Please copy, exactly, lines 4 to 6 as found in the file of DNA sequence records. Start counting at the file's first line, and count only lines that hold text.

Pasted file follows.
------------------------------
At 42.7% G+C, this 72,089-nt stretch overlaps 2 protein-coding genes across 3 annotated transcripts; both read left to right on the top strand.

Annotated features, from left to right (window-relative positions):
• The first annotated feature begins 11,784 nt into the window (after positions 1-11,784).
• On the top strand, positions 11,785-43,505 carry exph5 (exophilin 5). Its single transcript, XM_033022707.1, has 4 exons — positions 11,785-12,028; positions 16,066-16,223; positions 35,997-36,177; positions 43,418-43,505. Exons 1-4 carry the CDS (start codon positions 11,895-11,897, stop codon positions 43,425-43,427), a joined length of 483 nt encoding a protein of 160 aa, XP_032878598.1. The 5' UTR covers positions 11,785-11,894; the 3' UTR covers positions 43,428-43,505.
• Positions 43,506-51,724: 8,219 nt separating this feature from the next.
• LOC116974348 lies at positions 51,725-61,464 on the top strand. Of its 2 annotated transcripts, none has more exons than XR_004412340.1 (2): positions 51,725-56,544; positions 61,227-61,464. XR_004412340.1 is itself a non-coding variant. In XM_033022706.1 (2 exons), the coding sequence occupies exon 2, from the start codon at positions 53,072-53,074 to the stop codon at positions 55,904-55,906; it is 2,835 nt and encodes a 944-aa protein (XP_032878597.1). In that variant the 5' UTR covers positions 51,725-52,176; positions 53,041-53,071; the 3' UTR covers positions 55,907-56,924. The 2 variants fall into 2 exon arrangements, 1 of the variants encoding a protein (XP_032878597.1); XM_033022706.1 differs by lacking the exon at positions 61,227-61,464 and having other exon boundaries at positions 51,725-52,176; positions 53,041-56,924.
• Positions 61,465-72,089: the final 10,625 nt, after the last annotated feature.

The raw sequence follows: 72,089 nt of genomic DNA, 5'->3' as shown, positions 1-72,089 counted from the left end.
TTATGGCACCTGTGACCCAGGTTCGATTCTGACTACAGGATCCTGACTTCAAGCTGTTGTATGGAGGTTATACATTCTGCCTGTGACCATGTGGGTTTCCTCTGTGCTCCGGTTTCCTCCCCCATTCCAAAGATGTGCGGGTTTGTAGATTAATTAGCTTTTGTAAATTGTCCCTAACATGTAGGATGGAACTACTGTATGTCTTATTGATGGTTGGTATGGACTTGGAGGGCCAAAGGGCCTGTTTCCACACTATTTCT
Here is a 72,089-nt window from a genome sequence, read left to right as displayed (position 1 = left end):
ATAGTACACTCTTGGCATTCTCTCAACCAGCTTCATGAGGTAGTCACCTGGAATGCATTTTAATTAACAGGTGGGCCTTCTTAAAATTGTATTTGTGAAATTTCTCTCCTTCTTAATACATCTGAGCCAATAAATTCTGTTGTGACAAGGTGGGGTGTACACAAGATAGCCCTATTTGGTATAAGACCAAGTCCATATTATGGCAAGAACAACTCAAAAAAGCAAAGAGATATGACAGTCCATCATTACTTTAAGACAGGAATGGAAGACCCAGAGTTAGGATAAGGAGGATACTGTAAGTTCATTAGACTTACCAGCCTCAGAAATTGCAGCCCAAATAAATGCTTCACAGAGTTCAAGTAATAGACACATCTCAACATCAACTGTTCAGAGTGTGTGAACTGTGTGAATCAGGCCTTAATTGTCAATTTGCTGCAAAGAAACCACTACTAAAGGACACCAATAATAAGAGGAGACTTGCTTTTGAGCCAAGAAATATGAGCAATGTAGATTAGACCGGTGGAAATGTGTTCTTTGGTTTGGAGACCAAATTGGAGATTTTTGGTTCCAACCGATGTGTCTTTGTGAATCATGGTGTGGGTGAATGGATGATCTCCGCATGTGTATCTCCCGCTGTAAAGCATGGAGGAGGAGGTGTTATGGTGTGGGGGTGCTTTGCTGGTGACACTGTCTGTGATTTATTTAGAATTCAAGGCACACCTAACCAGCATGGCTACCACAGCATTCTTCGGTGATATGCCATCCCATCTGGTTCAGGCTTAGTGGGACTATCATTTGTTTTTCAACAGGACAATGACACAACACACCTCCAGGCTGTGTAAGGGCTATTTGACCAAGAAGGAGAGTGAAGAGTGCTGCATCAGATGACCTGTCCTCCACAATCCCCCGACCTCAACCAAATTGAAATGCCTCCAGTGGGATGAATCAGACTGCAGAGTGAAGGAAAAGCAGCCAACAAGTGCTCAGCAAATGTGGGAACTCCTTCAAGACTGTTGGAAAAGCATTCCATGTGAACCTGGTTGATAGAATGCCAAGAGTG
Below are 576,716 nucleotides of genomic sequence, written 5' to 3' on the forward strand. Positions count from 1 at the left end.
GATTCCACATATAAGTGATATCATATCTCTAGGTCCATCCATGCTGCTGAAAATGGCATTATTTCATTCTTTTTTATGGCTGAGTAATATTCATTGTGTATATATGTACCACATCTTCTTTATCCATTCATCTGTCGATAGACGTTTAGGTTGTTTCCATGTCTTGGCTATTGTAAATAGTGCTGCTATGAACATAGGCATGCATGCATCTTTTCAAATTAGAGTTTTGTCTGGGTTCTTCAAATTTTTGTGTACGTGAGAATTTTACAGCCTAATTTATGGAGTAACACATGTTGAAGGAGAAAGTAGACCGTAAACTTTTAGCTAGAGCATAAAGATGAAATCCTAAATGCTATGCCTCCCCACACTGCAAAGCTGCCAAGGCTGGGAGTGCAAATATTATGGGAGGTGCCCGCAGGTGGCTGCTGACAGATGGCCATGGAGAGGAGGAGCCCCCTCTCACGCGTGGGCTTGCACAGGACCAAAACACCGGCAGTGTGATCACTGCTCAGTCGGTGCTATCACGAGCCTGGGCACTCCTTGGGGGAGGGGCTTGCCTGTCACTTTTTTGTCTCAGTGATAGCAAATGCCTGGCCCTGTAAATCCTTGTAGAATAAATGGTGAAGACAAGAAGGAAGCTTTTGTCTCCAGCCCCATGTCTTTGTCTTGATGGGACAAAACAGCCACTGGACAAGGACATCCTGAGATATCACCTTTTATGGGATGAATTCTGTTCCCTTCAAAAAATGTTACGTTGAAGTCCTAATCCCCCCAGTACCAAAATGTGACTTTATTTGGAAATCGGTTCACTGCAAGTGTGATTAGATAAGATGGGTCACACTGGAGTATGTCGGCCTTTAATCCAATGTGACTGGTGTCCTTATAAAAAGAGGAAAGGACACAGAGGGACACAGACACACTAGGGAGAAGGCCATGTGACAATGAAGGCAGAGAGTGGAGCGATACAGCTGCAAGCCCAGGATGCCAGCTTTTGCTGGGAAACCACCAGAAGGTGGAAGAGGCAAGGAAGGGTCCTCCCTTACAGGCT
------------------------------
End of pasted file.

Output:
• On the top strand, positions 11,785-43,505 carry exph5 (exophilin 5). Its single transcript, XM_033022707.1, has 4 exons — positions 11,785-12,028; positions 16,066-16,223; positions 35,997-36,177; positions 43,418-43,505. Exons 1-4 carry the CDS (start codon positions 11,895-11,897, stop codon positions 43,425-43,427), a joined length of 483 nt encoding a protein of 160 aa, XP_032878598.1. The 5' UTR covers positions 11,785-11,894; the 3' UTR covers positions 43,428-43,505.
• Positions 43,506-51,724: 8,219 nt separating this feature from the next.
• LOC116974348 lies at positions 51,725-61,464 on the top strand. Of its 2 annotated transcripts, none has more exons than XR_004412340.1 (2): positions 51,725-56,544; positions 61,227-61,464. XR_004412340.1 is itself a non-coding variant. In XM_033022706.1 (2 exons), the coding sequence occupies exon 2, from the start codon at positions 53,072-53,074 to the stop codon at positions 55,904-55,906; it is 2,835 nt and encodes a 944-aa protein (XP_032878597.1). In that variant the 5' UTR covers positions 51,725-52,176; positions 53,041-53,071; the 3' UTR covers positions 55,907-56,924. The 2 variants fall into 2 exon arrangements, 1 of the variants encoding a protein (XP_032878597.1); XM_033022706.1 differs by lacking the exon at positions 61,227-61,464 and having other exon boundaries at positions 51,725-52,176; positions 53,041-56,924.